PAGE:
Improving Your Credit Rating

How can I improve my credit score?

Now that you’ve established some credit (or even have bad or moderate credit), you want to know how to improve it. Although there are many additional steps you can take to improve your credit, the following actions are a great place to start:

Getting current with past due accounts – You should make an effort to resolve any past due accounts. This doesn’t mean you need to drain your savings in order to pay off the entire balance. Most companies will be more then willing to work with you to bring your accounts current and they might provide you with a flexible payment plan. In some cases, you may be able to freeze the account from accruing any additional interest for up to 6 months or more as long as you stay current on your payment plan.

Changing the number of accounts you have can also have an impact on your credit score.  When any particular company is assessing you as a credit risk based on your credit report, they may be looking at more then just your scores. Even if you are staying current on you monthly payments, the way you use your credit may also be a factor. For instance: when applying for a mortgage, many lenders like to see a minimum of four open lines of credit with at least a 2 year history of being in good standing. However, the reverse can also be true.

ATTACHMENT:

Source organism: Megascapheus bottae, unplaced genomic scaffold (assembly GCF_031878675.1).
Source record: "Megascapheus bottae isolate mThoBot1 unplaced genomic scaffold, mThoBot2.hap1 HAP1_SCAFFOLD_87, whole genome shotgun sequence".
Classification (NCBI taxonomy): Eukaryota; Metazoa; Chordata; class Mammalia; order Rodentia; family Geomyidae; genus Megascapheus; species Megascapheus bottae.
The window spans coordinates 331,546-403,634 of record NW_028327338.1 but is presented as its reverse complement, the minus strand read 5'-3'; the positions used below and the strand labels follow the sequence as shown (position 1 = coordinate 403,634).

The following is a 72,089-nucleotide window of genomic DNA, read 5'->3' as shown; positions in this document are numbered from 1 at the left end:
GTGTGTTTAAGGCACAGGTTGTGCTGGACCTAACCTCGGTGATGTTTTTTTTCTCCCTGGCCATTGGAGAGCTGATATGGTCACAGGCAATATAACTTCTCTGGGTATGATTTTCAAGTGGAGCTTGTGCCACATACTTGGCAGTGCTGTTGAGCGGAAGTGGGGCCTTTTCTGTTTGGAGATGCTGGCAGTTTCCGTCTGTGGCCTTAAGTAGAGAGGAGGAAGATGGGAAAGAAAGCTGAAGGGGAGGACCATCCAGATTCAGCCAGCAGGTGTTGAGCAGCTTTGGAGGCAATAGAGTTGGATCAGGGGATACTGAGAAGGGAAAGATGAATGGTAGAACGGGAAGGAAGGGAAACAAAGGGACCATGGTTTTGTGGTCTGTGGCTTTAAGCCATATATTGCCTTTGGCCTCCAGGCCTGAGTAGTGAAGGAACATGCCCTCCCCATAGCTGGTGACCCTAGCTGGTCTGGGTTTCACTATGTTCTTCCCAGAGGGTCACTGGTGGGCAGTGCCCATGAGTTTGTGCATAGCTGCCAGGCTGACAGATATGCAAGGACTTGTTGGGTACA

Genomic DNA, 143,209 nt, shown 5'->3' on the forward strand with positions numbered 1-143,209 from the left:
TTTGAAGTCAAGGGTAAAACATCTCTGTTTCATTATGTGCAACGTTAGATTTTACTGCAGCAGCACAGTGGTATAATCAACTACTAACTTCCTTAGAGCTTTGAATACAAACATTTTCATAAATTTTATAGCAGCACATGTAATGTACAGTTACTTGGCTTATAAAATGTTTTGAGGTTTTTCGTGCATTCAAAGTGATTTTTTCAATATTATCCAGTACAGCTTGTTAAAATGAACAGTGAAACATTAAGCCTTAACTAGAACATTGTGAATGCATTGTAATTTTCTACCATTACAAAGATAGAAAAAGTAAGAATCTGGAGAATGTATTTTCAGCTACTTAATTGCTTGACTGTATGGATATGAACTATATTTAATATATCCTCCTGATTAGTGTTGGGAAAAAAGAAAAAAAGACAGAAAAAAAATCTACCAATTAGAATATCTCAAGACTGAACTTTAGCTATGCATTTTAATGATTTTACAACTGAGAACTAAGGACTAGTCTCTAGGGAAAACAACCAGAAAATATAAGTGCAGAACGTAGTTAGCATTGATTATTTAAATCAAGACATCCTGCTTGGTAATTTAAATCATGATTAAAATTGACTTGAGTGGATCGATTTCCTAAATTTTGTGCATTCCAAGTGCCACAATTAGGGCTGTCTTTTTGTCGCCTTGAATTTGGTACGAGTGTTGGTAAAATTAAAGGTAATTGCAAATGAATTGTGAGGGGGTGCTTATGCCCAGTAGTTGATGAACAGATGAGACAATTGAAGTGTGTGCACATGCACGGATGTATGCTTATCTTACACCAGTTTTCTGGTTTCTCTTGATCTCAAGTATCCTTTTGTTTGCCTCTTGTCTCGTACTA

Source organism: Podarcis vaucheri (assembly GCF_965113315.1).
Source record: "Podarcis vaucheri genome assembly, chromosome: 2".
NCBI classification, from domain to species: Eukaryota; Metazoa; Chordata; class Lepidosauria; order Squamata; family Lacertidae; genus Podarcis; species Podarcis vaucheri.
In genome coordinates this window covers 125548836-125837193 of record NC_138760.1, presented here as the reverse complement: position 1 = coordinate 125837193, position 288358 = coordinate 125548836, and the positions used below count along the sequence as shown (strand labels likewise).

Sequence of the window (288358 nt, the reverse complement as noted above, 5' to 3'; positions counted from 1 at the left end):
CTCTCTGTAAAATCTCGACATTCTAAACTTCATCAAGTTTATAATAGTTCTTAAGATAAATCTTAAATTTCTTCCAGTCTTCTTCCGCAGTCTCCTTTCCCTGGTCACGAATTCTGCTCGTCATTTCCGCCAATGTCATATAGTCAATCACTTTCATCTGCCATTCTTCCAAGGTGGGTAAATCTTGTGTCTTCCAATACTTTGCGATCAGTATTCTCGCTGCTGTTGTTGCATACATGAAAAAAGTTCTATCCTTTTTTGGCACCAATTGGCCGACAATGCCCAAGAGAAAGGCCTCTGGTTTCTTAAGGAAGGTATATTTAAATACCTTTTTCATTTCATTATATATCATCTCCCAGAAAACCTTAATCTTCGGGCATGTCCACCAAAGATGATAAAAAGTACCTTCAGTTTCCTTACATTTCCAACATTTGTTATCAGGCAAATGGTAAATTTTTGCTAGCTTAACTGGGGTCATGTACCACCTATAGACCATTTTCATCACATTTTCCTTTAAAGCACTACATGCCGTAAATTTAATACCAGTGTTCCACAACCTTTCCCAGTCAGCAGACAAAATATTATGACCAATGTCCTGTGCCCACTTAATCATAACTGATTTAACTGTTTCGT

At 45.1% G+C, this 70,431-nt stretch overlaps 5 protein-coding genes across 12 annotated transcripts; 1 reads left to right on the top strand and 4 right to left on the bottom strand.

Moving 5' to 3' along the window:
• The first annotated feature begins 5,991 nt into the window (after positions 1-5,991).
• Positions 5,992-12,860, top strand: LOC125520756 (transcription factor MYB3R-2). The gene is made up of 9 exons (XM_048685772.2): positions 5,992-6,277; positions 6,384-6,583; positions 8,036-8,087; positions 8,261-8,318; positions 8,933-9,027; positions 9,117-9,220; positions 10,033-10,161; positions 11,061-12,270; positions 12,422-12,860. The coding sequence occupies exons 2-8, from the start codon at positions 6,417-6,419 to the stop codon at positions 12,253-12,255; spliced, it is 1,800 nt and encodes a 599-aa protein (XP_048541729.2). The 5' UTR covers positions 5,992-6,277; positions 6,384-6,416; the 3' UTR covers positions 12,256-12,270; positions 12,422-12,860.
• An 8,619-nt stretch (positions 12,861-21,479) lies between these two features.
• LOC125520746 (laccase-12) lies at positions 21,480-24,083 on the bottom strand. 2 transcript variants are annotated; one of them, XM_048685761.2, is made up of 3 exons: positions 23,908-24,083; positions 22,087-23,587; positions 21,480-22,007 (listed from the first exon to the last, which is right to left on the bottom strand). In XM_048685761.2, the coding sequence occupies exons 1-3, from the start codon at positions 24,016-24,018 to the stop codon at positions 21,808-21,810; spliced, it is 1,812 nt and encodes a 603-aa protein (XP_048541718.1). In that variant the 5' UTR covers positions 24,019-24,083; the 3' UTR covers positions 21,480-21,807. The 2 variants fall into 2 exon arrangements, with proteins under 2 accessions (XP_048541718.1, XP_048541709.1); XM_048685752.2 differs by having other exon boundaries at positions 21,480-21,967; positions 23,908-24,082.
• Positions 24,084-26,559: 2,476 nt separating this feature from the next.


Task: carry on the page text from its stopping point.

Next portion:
Some lenders will frown upon too many credit lines, especially if they all have high balances. This can suggest a lack of control when it comes to your spending habits. Related to this from the home purchase perspective is to try to avoid making new major purchases before you start house hunting. A new car or major appliances can be a red flag for a lender.  Opening new lines of credit right before shopping for a home can also have a negative impact on your credit.

And finally, be patient – Do not expect to magically turn your credit rating around overnight. It can take years to establish or repair a good credit history. Keep in mind that many types of adverse information will remain on your credit report for up to seven or more years. However, by staying vigilant and adhering to healthy credit activity, you will eventually begin to see your score improve.